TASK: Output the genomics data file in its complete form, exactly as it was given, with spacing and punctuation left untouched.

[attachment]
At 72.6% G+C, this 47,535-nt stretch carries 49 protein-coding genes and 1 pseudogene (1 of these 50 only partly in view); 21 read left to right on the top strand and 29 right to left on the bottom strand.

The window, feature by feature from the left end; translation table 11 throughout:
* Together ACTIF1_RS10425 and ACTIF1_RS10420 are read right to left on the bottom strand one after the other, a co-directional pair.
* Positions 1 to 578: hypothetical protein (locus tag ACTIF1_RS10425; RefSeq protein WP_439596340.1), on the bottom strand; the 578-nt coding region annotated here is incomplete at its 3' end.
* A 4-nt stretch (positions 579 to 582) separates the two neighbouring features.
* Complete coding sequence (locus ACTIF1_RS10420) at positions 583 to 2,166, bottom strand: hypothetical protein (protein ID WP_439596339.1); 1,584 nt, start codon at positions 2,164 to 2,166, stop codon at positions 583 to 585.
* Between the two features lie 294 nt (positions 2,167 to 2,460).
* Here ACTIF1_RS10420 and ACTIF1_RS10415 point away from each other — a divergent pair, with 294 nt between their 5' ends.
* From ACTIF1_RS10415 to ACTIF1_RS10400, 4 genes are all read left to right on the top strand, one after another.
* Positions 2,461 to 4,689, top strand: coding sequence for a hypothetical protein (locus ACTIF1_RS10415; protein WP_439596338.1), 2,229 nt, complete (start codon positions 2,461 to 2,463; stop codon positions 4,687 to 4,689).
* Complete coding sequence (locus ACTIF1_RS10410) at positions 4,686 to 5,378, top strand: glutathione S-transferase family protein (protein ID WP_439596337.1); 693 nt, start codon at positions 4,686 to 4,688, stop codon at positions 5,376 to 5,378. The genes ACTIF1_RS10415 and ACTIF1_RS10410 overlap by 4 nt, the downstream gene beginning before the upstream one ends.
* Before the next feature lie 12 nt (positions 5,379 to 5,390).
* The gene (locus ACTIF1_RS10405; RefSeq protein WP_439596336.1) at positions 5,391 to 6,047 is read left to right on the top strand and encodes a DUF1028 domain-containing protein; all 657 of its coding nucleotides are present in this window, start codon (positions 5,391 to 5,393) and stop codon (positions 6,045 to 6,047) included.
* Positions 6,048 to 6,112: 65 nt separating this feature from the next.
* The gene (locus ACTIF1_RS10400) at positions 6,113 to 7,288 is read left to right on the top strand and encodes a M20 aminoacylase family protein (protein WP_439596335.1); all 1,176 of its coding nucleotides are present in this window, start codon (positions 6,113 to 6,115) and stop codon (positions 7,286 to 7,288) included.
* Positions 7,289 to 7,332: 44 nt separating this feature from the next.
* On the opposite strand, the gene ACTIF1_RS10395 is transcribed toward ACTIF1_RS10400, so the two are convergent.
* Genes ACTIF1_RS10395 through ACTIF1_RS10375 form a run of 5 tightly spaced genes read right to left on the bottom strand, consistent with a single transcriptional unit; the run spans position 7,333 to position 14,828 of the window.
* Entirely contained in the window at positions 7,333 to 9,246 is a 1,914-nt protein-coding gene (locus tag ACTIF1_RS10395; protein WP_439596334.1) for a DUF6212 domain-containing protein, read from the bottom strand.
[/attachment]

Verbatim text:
At 72.6% G+C, this 47,535-nt stretch carries 49 protein-coding genes and 1 pseudogene (1 of these 50 only partly in view); 21 read left to right on the top strand and 29 right to left on the bottom strand.

The window, feature by feature from the left end; translation table 11 throughout:
* Together ACTIF1_RS10425 and ACTIF1_RS10420 are read right to left on the bottom strand one after the other, a co-directional pair.
* Positions 1 to 578: hypothetical protein (locus tag ACTIF1_RS10425; RefSeq protein WP_439596340.1), on the bottom strand; the 578-nt coding region annotated here is incomplete at its 3' end.
* A 4-nt stretch (positions 579 to 582) separates the two neighbouring features.
* Complete coding sequence (locus ACTIF1_RS10420) at positions 583 to 2,166, bottom strand: hypothetical protein (protein ID WP_439596339.1); 1,584 nt, start codon at positions 2,164 to 2,166, stop codon at positions 583 to 585.
* Between the two features lie 294 nt (positions 2,167 to 2,460).
* Here ACTIF1_RS10420 and ACTIF1_RS10415 point away from each other — a divergent pair, with 294 nt between their 5' ends.
* From ACTIF1_RS10415 to ACTIF1_RS10400, 4 genes are all read left to right on the top strand, one after another.
* Positions 2,461 to 4,689, top strand: coding sequence for a hypothetical protein (locus ACTIF1_RS10415; protein WP_439596338.1), 2,229 nt, complete (start codon positions 2,461 to 2,463; stop codon positions 4,687 to 4,689).
* Complete coding sequence (locus ACTIF1_RS10410) at positions 4,686 to 5,378, top strand: glutathione S-transferase family protein (protein ID WP_439596337.1); 693 nt, start codon at positions 4,686 to 4,688, stop codon at positions 5,376 to 5,378. The genes ACTIF1_RS10415 and ACTIF1_RS10410 overlap by 4 nt, the downstream gene beginning before the upstream one ends.
* Before the next feature lie 12 nt (positions 5,379 to 5,390).
* The gene (locus ACTIF1_RS10405; RefSeq protein WP_439596336.1) at positions 5,391 to 6,047 is read left to right on the top strand and encodes a DUF1028 domain-containing protein; all 657 of its coding nucleotides are present in this window, start codon (positions 5,391 to 5,393) and stop codon (positions 6,045 to 6,047) included.
* Positions 6,048 to 6,112: 65 nt separating this feature from the next.
* The gene (locus ACTIF1_RS10400) at positions 6,113 to 7,288 is read left to right on the top strand and encodes a M20 aminoacylase family protein (protein WP_439596335.1); all 1,176 of its coding nucleotides are present in this window, start codon (positions 6,113 to 6,115) and stop codon (positions 7,286 to 7,288) included.
* Positions 7,289 to 7,332: 44 nt separating this feature from the next.
* On the opposite strand, the gene ACTIF1_RS10395 is transcribed toward ACTIF1_RS10400, so the two are convergent.
* Genes ACTIF1_RS10395 through ACTIF1_RS10375 form a run of 5 tightly spaced genes read right to left on the bottom strand, consistent with a single transcriptional unit; the run spans position 7,333 to position 14,828 of the window.
* Entirely contained in the window at positions 7,333 to 9,246 is a 1,914-nt protein-coding gene (locus tag ACTIF1_RS10395; protein WP_439596334.1) for a DUF6212 domain-containing protein, read from the bottom strand.